Which static/rigid/kinematic body do I need for something that moves very infrequently?

TomnnnTomnnn Posts: 4Member

Hey. I'm working on a scene where the player is in open water and an island emerges from the depths. I would like the island to raise and interact naturally with anything in the water, but then it's going to stick where it is at that point like a static body. Do I want a rigidbody so I can explicit switch it to static mode when it's not moving? If so, I'm struggling with how I go about moving this thing. I assume kinematic mode is what I want for it to be part of physics and push things as it moves with infinite force, but I haven't been able to work that out yet.

Another option I can imagine is making the island a kinematic body so I can move it up with built in move methods. What I have tried and I know is certainly the wrong answer is leaving it as a static/kinematic body and translating its transform origin. Since it's a very large object and it moves very slowly, it keeps objects out of its mesh in a way that isn't too jarring, but I'd love to know how to do this properly.

Thanks!


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  • TomnnnTomnnn Posts: 4Member

    Sorry to bump my own post, I don't see a way to edit?

    I think I found my answer, would still appreciate anyone to confirm. I see the documentation for kinematic body mentions it is a good choice for doors / moving bridges. If it is suitable for those, I assume it won't be super expensive and is probably what I'm looking for.

    One question I do have after reading the docs - what is "manually moving" referring to? Is that the api for move_and_collide (and similar) or are the docs actually stating I can directly affect the transform origin (either via tween, animation, or just adding a vector3 to it) and it won't break the physics system? If that's the case, this is a lot simpler than I thought. I just wouldn't have expect that with my experience from other engines.

  • TwistedTwiglegTwistedTwigleg Posts: 2,863Admin

    @Tomnnn said:
    Sorry to bump my own post, I don't see a way to edit?

    No worries! You can edit your opening post anytime through the little gear icon in the top right of the title. If you select it, a drop down should appear that will let you edit the post.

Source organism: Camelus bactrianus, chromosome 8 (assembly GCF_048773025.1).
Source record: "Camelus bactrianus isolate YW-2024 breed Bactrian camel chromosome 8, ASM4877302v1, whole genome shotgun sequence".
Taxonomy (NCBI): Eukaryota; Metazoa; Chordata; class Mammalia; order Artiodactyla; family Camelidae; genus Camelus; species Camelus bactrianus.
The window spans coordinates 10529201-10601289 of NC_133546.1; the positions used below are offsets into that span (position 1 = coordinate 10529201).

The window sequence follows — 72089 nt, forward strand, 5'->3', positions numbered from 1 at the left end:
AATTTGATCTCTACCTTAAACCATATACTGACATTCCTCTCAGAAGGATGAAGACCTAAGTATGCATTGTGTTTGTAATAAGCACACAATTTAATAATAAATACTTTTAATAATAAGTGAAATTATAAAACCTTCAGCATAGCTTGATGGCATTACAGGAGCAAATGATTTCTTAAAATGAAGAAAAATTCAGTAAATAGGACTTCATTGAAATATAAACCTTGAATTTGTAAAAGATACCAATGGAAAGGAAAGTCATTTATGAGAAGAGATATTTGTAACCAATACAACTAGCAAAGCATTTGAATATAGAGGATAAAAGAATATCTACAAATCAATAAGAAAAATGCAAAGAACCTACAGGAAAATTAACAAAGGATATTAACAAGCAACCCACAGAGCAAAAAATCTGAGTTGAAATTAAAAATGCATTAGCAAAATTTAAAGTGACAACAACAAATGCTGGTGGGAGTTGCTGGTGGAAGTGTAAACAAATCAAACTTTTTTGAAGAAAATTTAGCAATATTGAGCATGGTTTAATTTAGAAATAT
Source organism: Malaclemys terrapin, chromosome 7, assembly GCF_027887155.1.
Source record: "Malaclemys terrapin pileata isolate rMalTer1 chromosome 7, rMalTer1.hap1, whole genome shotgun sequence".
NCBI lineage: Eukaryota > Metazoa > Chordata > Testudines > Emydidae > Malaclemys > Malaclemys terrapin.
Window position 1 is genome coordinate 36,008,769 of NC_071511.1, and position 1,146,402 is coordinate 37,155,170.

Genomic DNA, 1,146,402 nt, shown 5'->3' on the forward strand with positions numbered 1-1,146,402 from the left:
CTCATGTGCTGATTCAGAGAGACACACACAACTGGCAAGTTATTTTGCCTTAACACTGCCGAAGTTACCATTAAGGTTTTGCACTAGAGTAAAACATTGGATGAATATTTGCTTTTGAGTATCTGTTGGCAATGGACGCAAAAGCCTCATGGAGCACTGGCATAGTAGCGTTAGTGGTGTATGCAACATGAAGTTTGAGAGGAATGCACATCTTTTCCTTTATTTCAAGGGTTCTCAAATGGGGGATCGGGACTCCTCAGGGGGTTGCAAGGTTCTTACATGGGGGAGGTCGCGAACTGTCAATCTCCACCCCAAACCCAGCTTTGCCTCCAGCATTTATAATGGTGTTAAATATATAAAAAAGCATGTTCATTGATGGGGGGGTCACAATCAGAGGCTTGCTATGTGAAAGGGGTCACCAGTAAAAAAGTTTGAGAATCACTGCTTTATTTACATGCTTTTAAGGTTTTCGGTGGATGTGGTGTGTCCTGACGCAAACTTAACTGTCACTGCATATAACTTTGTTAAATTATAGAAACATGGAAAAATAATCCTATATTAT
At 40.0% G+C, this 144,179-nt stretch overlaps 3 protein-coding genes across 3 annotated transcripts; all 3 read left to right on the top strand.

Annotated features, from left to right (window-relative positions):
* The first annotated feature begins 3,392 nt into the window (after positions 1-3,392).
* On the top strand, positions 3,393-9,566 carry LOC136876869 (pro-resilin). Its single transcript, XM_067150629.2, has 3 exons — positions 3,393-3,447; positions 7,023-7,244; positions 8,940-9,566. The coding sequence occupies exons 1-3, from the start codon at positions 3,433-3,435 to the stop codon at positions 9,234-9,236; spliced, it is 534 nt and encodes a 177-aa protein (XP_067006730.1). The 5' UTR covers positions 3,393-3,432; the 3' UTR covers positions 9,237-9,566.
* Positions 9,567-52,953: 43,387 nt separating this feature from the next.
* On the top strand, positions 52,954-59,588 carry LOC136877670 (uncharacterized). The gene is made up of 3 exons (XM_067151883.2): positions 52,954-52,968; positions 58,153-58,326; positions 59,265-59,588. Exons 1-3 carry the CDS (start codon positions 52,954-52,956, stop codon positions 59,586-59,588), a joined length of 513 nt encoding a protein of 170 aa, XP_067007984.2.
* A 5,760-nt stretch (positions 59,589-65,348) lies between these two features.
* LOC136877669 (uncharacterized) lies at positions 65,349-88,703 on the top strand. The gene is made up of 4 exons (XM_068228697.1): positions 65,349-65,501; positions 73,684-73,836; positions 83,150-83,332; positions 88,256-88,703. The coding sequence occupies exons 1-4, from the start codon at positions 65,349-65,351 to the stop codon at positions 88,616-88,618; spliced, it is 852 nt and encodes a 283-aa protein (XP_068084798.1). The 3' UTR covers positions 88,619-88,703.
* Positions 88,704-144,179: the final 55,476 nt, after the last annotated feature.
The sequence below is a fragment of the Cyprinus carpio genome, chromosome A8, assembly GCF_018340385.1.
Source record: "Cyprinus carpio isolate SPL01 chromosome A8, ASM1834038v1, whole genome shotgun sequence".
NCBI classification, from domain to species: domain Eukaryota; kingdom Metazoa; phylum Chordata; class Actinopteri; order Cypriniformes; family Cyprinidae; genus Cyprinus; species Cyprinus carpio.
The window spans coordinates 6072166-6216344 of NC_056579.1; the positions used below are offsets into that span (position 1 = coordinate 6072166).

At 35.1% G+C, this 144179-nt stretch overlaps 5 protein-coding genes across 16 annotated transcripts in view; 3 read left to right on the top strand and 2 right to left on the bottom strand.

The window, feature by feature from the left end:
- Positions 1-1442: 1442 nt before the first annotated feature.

I think I found my answer, would still appreciate anyone to confirm. I see the documentation for kinematic body mentions it is a good choice for doors / moving bridges. If it is suitable for those, I assume it won't be super expensive and is probably what I'm looking for.

    Probably. A KinematicBody is essentially a tailored RigidBody under the hood, but has several helper functions that make it easier to control. It shouldn't be too much more expensive than a normal RigidBody node, performance-wise.

    One question I do have after reading the docs - what is "manually moving" referring to? Is that the api for move_and_collide (and similar) or are the docs actually stating I can directly affect the transform origin (either via tween, animation, or just adding a vector3 to it) and it won't break the physics system? If that's the case, this is a lot simpler than I thought. I just wouldn't have expect that with my experience from other engines.

    I think when the documentation is referring to "manually moving" nodes, it refers to directly changing their position, rotation, and scale, rather than letting the physics engine handle it. Direct manipulation can lead to issue with physics, so its often desirable to avoid or use the _integrate_forces (I think that's what its called. The RigidBody documentation should mention it) function, as then you can manipulate the node directly without the risk of causing strangeness with the physics engine.
    You can manipulate the node directly in _physics_process, it just may cause some issues in corner cases with the physics engine. I haven't noticed too many issues in my own projects, but your millage may vary.

  • TomnnnTomnnn Posts: 4Member

    Oh wow, didn't see that next to the title, thanks.

    it refers to directly changing their position, rotation, and scale, rather than letting the physics engine handle it. Direct manipulation can lead to issue with physics, so its often desirable to avoid or use the _integrate_forces (I think that's what its called. The RigidBody documentation should mention it) function, as then you can manipulate the node directly without the risk of causing strangeness with the physics engine.

    I see, that's interesting. Usually (in other engines) all physics are out the window if you manually touch positions and things.

    In the short term I'm going to solve this problem by letting the island be a static body and pushing players away from them while they come up from the floor.

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